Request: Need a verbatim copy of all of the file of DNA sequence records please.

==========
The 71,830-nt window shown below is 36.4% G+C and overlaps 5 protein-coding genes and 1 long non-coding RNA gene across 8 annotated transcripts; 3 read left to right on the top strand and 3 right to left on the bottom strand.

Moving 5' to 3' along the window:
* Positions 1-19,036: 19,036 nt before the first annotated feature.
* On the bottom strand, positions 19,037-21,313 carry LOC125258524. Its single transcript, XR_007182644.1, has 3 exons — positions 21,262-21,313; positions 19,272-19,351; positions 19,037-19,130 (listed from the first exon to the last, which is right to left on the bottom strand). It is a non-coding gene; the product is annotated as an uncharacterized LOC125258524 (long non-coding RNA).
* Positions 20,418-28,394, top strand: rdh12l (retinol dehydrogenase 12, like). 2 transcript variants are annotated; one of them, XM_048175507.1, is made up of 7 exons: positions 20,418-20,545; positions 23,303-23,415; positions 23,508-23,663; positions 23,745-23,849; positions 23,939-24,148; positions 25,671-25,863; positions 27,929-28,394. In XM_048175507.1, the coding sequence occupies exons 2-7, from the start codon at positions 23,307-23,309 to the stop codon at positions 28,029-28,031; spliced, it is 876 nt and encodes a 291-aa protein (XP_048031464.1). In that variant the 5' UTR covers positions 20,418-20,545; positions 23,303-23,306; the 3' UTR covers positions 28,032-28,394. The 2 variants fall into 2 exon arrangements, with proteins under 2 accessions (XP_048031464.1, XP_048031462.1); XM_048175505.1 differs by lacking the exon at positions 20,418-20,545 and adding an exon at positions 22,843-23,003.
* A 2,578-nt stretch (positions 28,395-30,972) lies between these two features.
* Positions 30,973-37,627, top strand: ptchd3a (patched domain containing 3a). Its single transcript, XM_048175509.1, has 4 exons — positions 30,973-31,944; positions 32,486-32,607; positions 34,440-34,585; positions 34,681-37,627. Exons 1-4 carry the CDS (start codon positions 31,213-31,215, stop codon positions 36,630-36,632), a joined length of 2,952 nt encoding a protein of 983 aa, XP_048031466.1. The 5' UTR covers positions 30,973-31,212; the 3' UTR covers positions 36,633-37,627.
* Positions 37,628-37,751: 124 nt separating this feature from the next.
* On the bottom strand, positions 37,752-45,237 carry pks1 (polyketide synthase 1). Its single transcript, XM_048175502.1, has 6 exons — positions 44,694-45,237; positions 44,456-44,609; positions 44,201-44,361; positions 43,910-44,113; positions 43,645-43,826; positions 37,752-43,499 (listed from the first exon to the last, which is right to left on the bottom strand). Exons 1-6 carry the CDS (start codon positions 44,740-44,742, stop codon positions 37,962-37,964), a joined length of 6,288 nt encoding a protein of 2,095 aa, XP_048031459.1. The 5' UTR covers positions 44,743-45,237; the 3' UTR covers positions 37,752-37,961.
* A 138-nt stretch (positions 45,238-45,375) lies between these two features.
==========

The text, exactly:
The 71,830-nt window shown below is 36.4% G+C and overlaps 5 protein-coding genes and 1 long non-coding RNA gene across 8 annotated transcripts; 3 read left to right on the top strand and 3 right to left on the bottom strand.

Moving 5' to 3' along the window:
* Positions 1-19,036: 19,036 nt before the first annotated feature.
* On the bottom strand, positions 19,037-21,313 carry LOC125258524. Its single transcript, XR_007182644.1, has 3 exons — positions 21,262-21,313; positions 19,272-19,351; positions 19,037-19,130 (listed from the first exon to the last, which is right to left on the bottom strand). It is a non-coding gene; the product is annotated as an uncharacterized LOC125258524 (long non-coding RNA).
* Positions 20,418-28,394, top strand: rdh12l (retinol dehydrogenase 12, like). 2 transcript variants are annotated; one of them, XM_048175507.1, is made up of 7 exons: positions 20,418-20,545; positions 23,303-23,415; positions 23,508-23,663; positions 23,745-23,849; positions 23,939-24,148; positions 25,671-25,863; positions 27,929-28,394. In XM_048175507.1, the coding sequence occupies exons 2-7, from the start codon at positions 23,307-23,309 to the stop codon at positions 28,029-28,031; spliced, it is 876 nt and encodes a 291-aa protein (XP_048031464.1). In that variant the 5' UTR covers positions 20,418-20,545; positions 23,303-23,306; the 3' UTR covers positions 28,032-28,394. The 2 variants fall into 2 exon arrangements, with proteins under 2 accessions (XP_048031464.1, XP_048031462.1); XM_048175505.1 differs by lacking the exon at positions 20,418-20,545 and adding an exon at positions 22,843-23,003.
* A 2,578-nt stretch (positions 28,395-30,972) lies between these two features.
* Positions 30,973-37,627, top strand: ptchd3a (patched domain containing 3a). Its single transcript, XM_048175509.1, has 4 exons — positions 30,973-31,944; positions 32,486-32,607; positions 34,440-34,585; positions 34,681-37,627. Exons 1-4 carry the CDS (start codon positions 31,213-31,215, stop codon positions 36,630-36,632), a joined length of 2,952 nt encoding a protein of 983 aa, XP_048031466.1. The 5' UTR covers positions 30,973-31,212; the 3' UTR covers positions 36,633-37,627.
* Positions 37,628-37,751: 124 nt separating this feature from the next.
* On the bottom strand, positions 37,752-45,237 carry pks1 (polyketide synthase 1). Its single transcript, XM_048175502.1, has 6 exons — positions 44,694-45,237; positions 44,456-44,609; positions 44,201-44,361; positions 43,910-44,113; positions 43,645-43,826; positions 37,752-43,499 (listed from the first exon to the last, which is right to left on the bottom strand). Exons 1-6 carry the CDS (start codon positions 44,740-44,742, stop codon positions 37,962-37,964), a joined length of 6,288 nt encoding a protein of 2,095 aa, XP_048031459.1. The 5' UTR covers positions 44,743-45,237; the 3' UTR covers positions 37,752-37,961.
* A 138-nt stretch (positions 45,238-45,375) lies between these two features.